United States District Court, W.D. Washington, Tacoma
ORDER GRANTING IN PART AND DENYING IN PART MOTION TO
STRIKE AFFIRMATIVE DEFENSES AND DENYING MOTION TO EXTEND
Richard Creatura United States Magistrate Judge
District Court has referred this 42 U.S.C. § 1983 civil
rights matter to United States Magistrate Judge J. Richard
Creatura under 28 U.S.C. § 636(b)(1)(A), (1)(B) and
Local Magistrate Judge Rules MJR 1, 3, and 4. See
Dkt. 2. This matter is before the Court on plaintiff's
motions to strike affirmative defenses and to extend the time
to complete discovery. See Dkts. 26, 27. The Court
grants plaintiff's motion to strike to the extent that
plaintiff has identified matters that are not appropriate
affirmative defenses but denies the remainder of the motion.
The Court also denies her motion to extend the time to complete
discovery because plaintiff fails to establish good cause.
who is housed in the Stafford Creek Corrections Center
(“SCCC”) and who is proceeding pro se
and in forma pauperis, brings claims against Bruce
Gage, Ryan Harrington, and Scott Light. See Dkt. 20,
at 2. Plaintiff describes herself as a “male to female
transgender prisoner” and alleges that during her
confinement, after she was diagnosed with gender dysphoria in
August 2017, defendants-the head of the DOC's Care Review
Committee and two medical personnel from SCCC-failed to
timely provide plaintiff with necessary hormone therapy.
See Dkt. 20, at 1, 3. On the basis of these
allegations, plaintiff claims that her right to be free from
cruel and unusual punishment was violated by all defendants.
See Dkt. 20, at 6. Plaintiff requests injunctive
relief and damages. See Dkt. 20, at 6-7.
their answer, defendants raise multiple affirmative defenses.
See Dkt. 23, at 5. Plaintiff has requested that this
Court strike certain affirmative defenses under Federal Rule
of Civil Procedure 12(f). See Dkt. 26.
Court set the deadline for discovery to be completed as June
7, 2019. See Dkt. 24. Plaintiff additionally
requests that the Court extend the deadline to complete
discovery to August 15, 2019. See Dkt. 27.
argue that plaintiff's motion, which plaintiff filed more
than 21 days from service of defendants' answer, was
untimely and should be denied. See Dkt. 28, at 1;
see also Fed. R. Civ. P. 12(f). Plaintiff responds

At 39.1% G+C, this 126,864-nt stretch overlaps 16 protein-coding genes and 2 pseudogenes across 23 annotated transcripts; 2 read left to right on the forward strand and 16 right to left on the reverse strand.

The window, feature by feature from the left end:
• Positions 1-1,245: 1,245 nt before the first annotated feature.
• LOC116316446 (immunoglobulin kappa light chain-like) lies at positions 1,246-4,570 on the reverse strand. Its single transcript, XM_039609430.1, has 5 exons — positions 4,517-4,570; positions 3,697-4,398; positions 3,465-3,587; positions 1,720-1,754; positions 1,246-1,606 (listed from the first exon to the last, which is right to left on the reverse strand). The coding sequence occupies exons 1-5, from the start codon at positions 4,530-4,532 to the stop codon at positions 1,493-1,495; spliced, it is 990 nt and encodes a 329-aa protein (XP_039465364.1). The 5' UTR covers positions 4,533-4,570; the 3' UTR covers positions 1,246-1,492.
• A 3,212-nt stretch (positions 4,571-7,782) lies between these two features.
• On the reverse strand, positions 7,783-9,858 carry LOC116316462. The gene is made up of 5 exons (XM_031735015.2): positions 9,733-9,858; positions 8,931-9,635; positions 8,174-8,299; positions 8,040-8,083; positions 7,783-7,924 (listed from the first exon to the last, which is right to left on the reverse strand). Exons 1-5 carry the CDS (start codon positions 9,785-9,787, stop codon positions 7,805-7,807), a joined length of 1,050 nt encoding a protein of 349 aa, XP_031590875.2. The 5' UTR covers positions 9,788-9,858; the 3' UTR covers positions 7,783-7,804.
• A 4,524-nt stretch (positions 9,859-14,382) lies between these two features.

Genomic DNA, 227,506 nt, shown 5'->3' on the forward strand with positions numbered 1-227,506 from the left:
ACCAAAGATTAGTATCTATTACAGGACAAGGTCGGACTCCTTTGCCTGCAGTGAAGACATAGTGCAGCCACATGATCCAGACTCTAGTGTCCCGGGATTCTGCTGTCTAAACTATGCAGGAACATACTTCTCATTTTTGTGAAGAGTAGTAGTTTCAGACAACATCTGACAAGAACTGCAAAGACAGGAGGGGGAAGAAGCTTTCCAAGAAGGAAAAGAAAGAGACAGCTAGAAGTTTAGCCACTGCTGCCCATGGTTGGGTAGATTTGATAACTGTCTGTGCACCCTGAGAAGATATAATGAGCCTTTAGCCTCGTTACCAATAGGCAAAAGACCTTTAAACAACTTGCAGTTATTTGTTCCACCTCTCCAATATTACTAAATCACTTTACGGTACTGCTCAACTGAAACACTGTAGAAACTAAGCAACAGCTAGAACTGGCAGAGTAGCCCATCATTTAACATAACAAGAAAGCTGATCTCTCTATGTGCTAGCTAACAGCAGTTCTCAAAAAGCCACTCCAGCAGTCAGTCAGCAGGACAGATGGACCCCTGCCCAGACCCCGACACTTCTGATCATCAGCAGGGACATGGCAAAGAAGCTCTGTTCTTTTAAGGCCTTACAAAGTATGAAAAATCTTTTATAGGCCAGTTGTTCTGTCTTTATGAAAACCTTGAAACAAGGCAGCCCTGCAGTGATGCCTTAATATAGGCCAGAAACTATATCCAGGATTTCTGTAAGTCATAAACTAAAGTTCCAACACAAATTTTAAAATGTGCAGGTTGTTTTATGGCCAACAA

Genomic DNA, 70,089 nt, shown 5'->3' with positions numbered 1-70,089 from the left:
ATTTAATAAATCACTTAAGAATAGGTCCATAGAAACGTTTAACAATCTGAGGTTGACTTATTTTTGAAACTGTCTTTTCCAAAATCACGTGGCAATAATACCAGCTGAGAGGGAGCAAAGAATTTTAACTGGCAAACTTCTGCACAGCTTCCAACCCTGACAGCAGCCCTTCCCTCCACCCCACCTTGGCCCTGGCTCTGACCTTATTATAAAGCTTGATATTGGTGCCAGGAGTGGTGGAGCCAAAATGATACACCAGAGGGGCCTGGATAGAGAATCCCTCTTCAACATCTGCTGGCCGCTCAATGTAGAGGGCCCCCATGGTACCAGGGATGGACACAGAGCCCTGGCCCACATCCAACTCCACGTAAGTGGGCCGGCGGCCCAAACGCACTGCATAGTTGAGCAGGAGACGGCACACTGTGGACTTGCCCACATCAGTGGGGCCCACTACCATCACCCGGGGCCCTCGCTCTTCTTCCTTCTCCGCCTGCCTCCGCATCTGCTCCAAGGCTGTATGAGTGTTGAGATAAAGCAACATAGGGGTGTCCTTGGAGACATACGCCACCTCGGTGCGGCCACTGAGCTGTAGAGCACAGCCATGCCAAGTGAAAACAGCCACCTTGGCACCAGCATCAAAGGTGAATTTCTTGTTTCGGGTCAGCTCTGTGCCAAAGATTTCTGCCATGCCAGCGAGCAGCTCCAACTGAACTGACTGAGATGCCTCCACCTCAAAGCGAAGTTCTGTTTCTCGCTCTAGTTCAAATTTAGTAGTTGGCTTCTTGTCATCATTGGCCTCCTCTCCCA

that because this Court has the discretion to sua
sponte strike defenses and because she is a pro
se litigant with only minimal allowable time in the law
library, this Court should excuse her failure to timely file
her motion to strike. See Dkt. 31, at 1- 2. Based on
its sua sponte discretion under Rule 12(f) and
because several of plaintiff's objections have merit, the
Court declines to deny plaintiff's motion to strike on
the basis that it is untimely and will reach plaintiff's
arguments. Accord United States v. Wang, 404
F.Supp.2d 1155, 1157 (N.D. Cal. 2005).
12(f) authorizes this Court to strike “an insufficient
defense or any redundant, immaterial, impertinent, or
scandalous matter.” “‘The function of a
12(f) motion to strike is to avoid the expenditure of time
and money that must arise from litigating spurious issues by
dispensing with those issues prior to trial[.]'”
Whittlestone, Inc. v. Hand-Craft Co., 618 F.3d 970,
973 (9th Cir. 2010) (quoting Fantasy, Inc. v.
Fogerty, 984 F.2d 1524, 1527 (9th Cir. 1993),
rev'd on other grounds by Fogerty v. Fantasy,
Inc., 510 U.S. 517 (1994)).
means that the matter has no bearing on the controversy
before the court.'” In re 2TheMart.com, Inc.
Secs. Litigation, 114 F.Supp.2d 955, 965 (C.D. Cal.
2000) (citing Fantasy, Inc., 984 F.2d at 1527).
“Redundant” means needlessly repetitive or wholly
foreign to the issues involved in the action. Sirois v.
East West Partners, Inc., 285 F.Supp.3d 1152, 1161 (D.
Haw. 2018). “‘Scandalous' includes
allegations that cast a cruelly derogatory light on a party
or other person.” In re 2TheMart.com, 114
F.Supp.2d at 965.
outset, plaintiff argues that defendants' affirmative
defenses fail to make out a claim under the heightened
pleading standard set forth in Ashcroft v. Iqbal,
556 U.S. 662 (2009), and Bell Atlantic Corporation v.
Twombly, 550 U.S. 544 (2007). However, to date, this
district has not applied the heightened pleading standard to
affirmative defenses. See Opico v. Convergent
Outsourcing, Inc., 18-cv-1579-RSL, 2019 WL 1755312, at
*1 n.1 (W.D. Wash. April 19, 2019); Cal. Expanded Metal
Prods. Co. v. Klein, C18-0659-JLR, 2018 WL ...